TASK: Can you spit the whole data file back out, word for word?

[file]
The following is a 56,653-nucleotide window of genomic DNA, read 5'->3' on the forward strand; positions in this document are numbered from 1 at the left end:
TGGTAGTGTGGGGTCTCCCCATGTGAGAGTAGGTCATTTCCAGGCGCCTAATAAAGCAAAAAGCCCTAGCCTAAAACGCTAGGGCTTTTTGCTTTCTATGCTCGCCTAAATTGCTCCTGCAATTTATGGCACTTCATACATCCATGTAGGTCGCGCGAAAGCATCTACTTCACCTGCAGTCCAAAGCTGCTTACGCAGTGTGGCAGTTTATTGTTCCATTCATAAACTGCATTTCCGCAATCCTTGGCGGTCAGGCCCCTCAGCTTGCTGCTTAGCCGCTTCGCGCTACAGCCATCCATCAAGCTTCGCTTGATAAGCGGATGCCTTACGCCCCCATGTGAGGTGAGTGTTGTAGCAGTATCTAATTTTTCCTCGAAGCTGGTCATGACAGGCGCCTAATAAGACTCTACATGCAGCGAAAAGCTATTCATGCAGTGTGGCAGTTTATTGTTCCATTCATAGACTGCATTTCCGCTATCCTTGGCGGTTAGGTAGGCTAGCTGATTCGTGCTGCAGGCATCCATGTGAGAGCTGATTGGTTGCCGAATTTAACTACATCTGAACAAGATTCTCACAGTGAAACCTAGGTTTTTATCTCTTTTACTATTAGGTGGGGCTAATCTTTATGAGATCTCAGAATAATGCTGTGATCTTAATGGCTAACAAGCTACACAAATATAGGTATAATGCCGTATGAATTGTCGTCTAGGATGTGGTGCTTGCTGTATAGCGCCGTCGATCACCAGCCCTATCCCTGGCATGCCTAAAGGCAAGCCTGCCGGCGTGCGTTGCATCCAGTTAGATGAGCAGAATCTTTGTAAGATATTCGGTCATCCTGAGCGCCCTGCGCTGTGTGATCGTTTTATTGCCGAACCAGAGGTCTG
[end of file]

The following is a 56,653-nucleotide window of genomic DNA, read 5'->3' on the forward strand; positions in this document are numbered from 1 at the left end:
TGGTAGTGTGGGGTCTCCCCATGTGAGAGTAGGTCATTTCCAGGCGCCTAATAAAGCAAAAAGCCCTAGCCTAAAACGCTAGGGCTTTTTGCTTTCTATGCTCGCCTAAATTGCTCCTGCAATTTATGGCACTTCATACATCCATGTAGGTCGCGCGAAAGCATCTACTTCACCTGCAGTCCAAAGCTGCTTACGCAGTGTGGCAGTTTATTGTTCCATTCATAAACTGCATTTCCGCAATCCTTGGCGGTCAGGCCCCTCAGCTTGCTGCTTAGCCGCTTCGCGCTACAGCCATCCATCAAGCTTCGCTTGATAAGCGGATGCCTTACGCCCCCATGTGAGGTGAGTGTTGTAGCAGTATCTAATTTTTCCTCGAAGCTGGTCATGACAGGCGCCTAATAAGACTCTACATGCAGCGAAAAGCTATTCATGCAGTGTGGCAGTTTATTGTTCCATTCATAGACTGCATTTCCGCTATCCTTGGCGGTTAGGTAGGCTAGCTGATTCGTGCTGCAGGCATCCATGTGAGAGCTGATTGGTTGCCGAATTTAACTACATCTGAACAAGATTCTCACAGTGAAACCTAGGTTTTTATCTCTTTTACTATTAGGTGGGGCTAATCTTTATGAGATCTCAGAATAATGCTGTGATCTTAATGGCTAACAAGCTACACAAATATAGGTATAATGCCGTATGAATTGTCGTCTAGGATGTGGTGCTTGCTGTATAGCGCCGTCGATCACCAGCCCTATCCCTGGCATGCCTAAAGGCAAGCCTGCCGGCGTGCGTTGCATCCAGTTAGATGAGCAGAATCTTTGTAAGATATTCGGTCATCCTGAGCGCCCTGCGCTGTGTGATCGTTTTATTGCCGAACCAGAGGTCTG